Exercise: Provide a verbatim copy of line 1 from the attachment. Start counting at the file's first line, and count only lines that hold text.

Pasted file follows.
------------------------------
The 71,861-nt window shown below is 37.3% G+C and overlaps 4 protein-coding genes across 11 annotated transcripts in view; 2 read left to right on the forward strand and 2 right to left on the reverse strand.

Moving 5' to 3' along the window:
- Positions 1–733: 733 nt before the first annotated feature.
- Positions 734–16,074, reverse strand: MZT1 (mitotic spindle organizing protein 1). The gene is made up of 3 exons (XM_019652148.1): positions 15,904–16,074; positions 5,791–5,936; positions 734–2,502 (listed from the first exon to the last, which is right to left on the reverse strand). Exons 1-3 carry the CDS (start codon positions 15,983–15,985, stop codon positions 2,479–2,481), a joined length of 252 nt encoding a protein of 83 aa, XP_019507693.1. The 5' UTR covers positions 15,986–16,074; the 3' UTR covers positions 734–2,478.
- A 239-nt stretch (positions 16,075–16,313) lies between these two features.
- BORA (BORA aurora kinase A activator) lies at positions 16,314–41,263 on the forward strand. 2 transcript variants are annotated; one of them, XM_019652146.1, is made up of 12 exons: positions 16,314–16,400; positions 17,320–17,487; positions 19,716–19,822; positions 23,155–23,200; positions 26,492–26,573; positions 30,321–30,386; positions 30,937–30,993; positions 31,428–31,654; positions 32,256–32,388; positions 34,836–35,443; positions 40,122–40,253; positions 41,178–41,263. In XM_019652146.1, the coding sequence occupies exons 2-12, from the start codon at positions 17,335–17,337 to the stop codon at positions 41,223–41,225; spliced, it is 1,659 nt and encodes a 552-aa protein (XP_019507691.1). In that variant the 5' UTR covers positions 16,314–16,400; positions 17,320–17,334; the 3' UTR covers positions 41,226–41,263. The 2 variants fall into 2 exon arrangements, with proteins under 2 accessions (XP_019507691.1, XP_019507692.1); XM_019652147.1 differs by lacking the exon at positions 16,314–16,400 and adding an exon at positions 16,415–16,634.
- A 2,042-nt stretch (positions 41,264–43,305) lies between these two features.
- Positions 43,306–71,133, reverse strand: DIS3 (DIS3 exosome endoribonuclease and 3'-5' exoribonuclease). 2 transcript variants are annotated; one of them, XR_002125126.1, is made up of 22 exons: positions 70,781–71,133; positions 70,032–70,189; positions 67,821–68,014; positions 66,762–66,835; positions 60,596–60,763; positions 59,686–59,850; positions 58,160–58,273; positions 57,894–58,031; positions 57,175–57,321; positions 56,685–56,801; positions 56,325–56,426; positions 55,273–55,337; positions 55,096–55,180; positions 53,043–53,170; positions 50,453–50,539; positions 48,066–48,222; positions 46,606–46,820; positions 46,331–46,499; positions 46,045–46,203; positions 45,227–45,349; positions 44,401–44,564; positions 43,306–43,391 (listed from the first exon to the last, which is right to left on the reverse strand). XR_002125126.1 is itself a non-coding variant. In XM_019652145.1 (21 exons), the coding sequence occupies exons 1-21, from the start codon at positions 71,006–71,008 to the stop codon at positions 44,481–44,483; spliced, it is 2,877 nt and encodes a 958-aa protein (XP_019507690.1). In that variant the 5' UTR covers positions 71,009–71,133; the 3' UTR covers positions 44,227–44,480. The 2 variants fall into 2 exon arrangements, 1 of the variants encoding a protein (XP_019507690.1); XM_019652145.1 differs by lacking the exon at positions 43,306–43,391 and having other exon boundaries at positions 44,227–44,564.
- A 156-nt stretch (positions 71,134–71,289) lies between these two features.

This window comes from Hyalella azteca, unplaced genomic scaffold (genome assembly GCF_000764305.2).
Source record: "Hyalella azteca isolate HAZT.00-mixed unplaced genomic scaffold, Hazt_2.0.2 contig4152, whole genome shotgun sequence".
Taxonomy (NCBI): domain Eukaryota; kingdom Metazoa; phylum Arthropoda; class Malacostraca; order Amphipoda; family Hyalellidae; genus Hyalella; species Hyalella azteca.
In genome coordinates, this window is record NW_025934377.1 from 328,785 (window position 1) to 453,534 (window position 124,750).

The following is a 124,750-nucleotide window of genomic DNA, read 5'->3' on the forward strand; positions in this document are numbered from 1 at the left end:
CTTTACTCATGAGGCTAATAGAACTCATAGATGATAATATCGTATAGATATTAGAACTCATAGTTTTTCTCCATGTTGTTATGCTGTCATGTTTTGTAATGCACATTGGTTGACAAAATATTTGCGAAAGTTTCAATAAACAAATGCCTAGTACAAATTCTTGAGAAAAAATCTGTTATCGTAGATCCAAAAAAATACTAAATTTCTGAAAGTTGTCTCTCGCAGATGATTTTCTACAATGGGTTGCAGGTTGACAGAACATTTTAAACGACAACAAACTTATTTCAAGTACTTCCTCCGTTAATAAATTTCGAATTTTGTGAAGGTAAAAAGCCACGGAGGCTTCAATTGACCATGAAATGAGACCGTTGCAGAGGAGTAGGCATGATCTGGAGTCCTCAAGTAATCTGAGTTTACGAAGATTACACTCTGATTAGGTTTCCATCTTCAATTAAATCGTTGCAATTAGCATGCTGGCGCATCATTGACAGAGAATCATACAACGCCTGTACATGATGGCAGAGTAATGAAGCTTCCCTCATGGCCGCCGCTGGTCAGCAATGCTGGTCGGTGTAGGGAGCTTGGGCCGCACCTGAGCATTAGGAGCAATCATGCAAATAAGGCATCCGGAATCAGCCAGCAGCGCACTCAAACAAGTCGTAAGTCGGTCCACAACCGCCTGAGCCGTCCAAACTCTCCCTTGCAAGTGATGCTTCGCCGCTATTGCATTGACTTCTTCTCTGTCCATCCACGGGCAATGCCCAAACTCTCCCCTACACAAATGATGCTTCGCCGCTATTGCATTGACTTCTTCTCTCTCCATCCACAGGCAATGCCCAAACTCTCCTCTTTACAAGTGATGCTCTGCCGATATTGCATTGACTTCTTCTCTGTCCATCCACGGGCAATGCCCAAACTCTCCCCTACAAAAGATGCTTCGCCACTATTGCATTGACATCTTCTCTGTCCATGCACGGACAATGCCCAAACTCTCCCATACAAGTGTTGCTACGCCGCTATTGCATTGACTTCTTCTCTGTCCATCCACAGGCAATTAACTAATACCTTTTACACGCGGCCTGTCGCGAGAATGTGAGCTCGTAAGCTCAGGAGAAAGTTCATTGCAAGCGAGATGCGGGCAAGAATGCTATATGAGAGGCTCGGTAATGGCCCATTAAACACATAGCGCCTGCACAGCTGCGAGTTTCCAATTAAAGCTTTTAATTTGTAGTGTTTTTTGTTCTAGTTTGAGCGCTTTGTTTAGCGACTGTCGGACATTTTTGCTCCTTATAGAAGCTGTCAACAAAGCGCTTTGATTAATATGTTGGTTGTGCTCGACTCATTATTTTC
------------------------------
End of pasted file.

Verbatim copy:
The 71,861-nt window shown below is 37.3% G+C and overlaps 4 protein-coding genes across 11 annotated transcripts in view; 2 read left to right on the forward strand and 2 right to left on the reverse strand.